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February 2000

Subspecialty Referrals for Pauciarticular Juvenile Rheumatoid Arthritis

Author Affiliations

From the Division of Immunology and Rheumatology (Drs Cuesta and Jarvis and Ms Kerr), and the Department of Pediatrics (Dr Simpson), the Children's Hospital of Michigan, and the Department of Pediatrics (Dr Simpson) and Division of Immunology (Dr Jarvis), Wayne State University School of Medicine, Detroit, Mich. Dr Jarvis is now with the Department of Pediatrics, Oklahoma University Health Sciences Center, Oklahoma City.

Arch Pediatr Adolesc Med. 2000;154(2):122-125. doi:10.1001/archpedi.154.2.122

Objectives  To examine referral patterns from primary care physicians for children with pauciarticular juvenile rheumatoid arthritis (JRA) and to determine whether children with pauciarticular JRA referred to pediatric rheumatologists differ in clinical presentation from children referred to other specialists.

Design  A retrospective records review of 49 patients with pauciarticular JRA was performed. Records were reviewed to determine the specialty of the referring physician and whether the children referred had symptoms and signs compatible with a synovitis at the time primary care was sought.

Setting  Inner-city tertiary pediatric rheumatology referral center.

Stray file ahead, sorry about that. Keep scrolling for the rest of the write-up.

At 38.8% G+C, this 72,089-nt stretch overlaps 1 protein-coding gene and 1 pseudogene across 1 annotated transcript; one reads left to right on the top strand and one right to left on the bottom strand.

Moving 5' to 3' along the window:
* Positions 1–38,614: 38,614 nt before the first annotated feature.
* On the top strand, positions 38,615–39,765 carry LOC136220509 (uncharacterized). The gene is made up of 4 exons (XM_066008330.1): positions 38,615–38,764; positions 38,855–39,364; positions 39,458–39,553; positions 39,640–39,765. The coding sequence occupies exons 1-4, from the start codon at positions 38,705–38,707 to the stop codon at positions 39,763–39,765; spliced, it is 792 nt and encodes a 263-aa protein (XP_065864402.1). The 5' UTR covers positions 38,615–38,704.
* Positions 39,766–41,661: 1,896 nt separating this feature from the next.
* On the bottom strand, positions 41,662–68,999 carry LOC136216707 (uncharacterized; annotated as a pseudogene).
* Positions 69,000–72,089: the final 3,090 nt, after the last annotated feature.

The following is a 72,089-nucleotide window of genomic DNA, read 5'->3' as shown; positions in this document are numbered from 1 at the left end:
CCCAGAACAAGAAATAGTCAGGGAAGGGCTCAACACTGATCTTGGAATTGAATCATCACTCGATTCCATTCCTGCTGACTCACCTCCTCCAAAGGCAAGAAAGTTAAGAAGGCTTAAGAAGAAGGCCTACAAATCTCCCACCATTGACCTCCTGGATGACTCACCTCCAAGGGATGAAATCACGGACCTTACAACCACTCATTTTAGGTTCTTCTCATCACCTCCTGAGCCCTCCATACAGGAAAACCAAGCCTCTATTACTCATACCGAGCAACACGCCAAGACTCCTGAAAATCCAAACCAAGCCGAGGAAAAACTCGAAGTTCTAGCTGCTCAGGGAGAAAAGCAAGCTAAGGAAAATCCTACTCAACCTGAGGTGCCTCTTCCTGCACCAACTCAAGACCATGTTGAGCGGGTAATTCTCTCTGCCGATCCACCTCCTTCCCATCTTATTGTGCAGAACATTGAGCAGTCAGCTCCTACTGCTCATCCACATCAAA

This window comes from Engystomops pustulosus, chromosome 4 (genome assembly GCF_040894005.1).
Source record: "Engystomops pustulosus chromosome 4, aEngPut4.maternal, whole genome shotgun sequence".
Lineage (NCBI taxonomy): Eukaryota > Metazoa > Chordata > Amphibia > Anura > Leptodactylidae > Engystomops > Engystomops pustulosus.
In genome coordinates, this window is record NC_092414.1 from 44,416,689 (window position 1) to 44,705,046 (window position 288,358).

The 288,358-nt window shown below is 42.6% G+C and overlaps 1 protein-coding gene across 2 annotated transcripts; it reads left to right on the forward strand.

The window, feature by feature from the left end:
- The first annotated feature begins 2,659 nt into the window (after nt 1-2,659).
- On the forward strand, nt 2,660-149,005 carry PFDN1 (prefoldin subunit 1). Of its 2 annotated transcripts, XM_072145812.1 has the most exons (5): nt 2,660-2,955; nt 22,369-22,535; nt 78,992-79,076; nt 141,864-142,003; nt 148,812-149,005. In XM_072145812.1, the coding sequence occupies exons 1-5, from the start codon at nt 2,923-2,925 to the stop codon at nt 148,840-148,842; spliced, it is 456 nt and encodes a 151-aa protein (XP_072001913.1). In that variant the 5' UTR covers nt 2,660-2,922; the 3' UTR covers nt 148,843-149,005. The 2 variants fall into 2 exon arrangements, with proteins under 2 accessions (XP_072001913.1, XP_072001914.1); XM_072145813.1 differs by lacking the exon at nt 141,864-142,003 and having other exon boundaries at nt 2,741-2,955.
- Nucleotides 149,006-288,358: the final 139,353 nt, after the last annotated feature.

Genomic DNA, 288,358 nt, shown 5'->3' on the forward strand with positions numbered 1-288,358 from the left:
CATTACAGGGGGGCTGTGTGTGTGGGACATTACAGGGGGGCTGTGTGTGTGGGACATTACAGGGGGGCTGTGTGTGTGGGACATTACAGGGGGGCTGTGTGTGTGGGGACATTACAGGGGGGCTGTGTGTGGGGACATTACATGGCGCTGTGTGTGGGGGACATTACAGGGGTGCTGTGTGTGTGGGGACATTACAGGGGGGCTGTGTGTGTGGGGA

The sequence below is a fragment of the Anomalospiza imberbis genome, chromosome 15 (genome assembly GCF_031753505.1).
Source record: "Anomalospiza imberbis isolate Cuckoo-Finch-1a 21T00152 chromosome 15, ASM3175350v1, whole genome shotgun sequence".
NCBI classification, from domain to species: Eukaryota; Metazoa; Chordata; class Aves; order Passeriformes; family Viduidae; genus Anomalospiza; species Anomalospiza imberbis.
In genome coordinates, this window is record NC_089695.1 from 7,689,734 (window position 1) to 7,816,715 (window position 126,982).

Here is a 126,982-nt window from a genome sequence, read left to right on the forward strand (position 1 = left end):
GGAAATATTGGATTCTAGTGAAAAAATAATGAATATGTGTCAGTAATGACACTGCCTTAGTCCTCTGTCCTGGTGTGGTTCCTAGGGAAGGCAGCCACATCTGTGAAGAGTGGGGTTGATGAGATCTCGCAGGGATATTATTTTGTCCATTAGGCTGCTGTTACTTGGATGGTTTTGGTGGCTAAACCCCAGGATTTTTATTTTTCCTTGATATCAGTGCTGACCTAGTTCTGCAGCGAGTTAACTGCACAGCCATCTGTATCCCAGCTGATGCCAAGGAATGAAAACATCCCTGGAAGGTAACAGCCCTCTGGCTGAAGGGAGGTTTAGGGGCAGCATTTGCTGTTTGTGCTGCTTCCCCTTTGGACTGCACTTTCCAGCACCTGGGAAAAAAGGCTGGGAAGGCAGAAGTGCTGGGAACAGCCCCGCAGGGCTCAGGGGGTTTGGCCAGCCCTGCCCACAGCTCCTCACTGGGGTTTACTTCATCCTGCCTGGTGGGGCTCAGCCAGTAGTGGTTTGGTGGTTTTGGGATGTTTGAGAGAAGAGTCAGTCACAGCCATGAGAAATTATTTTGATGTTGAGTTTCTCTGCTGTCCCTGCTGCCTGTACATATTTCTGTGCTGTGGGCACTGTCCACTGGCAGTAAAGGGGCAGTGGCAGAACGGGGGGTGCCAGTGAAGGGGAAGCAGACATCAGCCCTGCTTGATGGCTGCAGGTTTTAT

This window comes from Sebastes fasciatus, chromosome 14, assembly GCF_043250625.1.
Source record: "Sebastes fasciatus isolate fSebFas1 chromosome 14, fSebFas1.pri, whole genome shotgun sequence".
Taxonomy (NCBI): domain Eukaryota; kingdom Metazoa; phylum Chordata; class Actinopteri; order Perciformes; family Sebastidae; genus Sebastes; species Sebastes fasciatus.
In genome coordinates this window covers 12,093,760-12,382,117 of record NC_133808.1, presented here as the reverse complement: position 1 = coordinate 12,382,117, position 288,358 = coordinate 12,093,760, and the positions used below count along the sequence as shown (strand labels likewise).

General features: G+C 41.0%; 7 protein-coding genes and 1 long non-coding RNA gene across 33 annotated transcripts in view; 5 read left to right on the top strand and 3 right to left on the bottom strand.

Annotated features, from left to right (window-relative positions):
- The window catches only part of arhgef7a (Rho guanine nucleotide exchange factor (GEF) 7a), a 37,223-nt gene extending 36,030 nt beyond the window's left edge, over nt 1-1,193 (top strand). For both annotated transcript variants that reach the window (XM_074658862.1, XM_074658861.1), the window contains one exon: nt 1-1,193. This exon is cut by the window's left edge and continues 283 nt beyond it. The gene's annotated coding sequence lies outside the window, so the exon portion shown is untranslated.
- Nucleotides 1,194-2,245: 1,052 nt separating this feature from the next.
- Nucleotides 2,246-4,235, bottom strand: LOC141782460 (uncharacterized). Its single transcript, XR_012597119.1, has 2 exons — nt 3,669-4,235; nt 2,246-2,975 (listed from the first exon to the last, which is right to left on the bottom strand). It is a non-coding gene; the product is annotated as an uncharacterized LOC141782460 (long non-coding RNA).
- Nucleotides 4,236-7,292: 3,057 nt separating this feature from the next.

Participants  Children with pauciarticular JRA.

Main Outcome Measures  Identification of referral patterns of primary care physicians. Associated morbidity owing to JRA was ascertained at the time of referral.

Results  Most children with pauciarticular JRA (62%) were referred to orthopedic surgeons prior to referral for pediatric rheumatology care. No differences in clinical symptoms were seen between children referred to pediatric rheumatologists and those referred to orthopedic surgeons. Children referred initially to orthopedic surgeons were younger than those referred to pediatric rheumatologists.

Conclusion  A notable number of children with pauciarticular JRA are referred to orthopedic surgeons prior to the establishment of that diagnosis, even when such children present with unequivocal signs of synovitis. This may be owing to the misconception that arthritis is rare in preschool-aged children or to the difficulty of ascertaining the presence of synovitis in younger children.